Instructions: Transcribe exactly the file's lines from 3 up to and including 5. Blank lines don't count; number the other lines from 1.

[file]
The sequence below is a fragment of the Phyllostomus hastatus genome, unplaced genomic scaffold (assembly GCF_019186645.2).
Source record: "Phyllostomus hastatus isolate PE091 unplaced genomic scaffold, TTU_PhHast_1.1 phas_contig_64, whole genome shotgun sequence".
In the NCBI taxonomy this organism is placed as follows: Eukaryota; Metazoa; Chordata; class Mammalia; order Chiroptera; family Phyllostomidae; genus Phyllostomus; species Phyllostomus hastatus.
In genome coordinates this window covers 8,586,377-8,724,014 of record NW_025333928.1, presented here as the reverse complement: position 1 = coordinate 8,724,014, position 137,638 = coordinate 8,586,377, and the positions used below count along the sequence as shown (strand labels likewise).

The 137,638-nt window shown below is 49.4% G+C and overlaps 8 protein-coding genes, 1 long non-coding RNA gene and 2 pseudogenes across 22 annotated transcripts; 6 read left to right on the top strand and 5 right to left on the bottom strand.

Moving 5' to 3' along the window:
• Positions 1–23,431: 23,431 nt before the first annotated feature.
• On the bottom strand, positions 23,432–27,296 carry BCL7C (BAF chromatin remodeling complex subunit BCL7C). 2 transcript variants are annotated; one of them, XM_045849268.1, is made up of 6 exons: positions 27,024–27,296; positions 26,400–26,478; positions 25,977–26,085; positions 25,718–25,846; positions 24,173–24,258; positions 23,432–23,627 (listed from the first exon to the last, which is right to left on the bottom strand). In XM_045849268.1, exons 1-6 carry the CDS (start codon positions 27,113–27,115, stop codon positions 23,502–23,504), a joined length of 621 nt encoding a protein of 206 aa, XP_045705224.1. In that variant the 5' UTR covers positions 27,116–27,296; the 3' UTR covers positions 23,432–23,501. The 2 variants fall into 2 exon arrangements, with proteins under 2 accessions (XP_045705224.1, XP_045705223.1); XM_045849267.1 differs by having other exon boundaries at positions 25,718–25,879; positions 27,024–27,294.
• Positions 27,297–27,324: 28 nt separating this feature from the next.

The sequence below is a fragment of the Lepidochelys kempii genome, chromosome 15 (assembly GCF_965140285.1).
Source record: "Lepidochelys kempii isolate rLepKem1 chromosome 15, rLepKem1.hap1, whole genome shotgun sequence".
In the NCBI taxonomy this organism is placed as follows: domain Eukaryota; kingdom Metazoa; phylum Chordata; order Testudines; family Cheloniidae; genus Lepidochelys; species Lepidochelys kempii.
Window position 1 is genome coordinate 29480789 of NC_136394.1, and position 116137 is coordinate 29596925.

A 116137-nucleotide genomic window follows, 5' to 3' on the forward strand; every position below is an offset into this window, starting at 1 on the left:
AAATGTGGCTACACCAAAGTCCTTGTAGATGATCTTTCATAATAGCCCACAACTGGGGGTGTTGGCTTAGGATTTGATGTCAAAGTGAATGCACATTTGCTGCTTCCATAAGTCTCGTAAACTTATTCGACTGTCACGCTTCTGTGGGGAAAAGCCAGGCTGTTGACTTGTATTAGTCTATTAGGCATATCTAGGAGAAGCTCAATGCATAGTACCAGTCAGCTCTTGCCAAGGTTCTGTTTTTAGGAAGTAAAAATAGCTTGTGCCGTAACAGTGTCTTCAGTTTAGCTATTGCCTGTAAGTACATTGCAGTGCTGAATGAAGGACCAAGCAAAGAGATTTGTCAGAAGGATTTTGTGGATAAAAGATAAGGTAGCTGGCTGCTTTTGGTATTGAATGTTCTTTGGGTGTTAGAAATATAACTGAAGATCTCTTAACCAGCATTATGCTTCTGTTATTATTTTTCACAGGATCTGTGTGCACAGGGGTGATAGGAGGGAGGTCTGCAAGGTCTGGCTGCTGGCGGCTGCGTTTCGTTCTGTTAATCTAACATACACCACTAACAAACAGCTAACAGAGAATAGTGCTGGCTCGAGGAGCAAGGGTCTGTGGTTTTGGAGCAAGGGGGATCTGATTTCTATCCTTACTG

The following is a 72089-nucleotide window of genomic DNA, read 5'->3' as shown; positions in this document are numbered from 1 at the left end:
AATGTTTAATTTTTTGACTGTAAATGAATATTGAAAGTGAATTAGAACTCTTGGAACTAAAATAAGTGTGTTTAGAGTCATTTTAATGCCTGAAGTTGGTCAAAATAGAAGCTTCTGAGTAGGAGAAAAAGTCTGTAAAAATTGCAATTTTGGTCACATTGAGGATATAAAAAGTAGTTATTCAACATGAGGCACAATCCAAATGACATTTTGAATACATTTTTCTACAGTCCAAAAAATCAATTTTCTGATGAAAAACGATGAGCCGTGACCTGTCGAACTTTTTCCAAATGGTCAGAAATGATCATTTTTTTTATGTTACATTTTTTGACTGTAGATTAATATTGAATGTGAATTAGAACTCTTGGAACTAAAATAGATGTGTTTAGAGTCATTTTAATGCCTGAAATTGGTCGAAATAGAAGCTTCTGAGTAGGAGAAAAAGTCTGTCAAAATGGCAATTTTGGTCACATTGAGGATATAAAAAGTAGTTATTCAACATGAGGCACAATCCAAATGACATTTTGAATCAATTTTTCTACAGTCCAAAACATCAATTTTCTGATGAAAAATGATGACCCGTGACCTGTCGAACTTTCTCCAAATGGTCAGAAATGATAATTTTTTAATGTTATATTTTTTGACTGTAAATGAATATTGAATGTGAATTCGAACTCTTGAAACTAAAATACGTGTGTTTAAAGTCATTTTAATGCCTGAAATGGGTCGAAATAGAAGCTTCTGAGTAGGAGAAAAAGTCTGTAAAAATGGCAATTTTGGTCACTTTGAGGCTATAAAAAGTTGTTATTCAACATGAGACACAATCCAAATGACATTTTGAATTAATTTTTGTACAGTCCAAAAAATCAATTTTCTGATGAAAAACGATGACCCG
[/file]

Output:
In the NCBI taxonomy this organism is placed as follows: Eukaryota; Metazoa; Chordata; class Mammalia; order Chiroptera; family Phyllostomidae; genus Phyllostomus; species Phyllostomus hastatus.
In genome coordinates this window covers 8,586,377-8,724,014 of record NW_025333928.1, presented here as the reverse complement: position 1 = coordinate 8,724,014, position 137,638 = coordinate 8,586,377, and the positions used below count along the sequence as shown (strand labels likewise).

The 137,638-nt window shown below is 49.4% G+C and overlaps 8 protein-coding genes, 1 long non-coding RNA gene and 2 pseudogenes across 22 annotated transcripts; 6 read left to right on the top strand and 5 right to left on the bottom strand.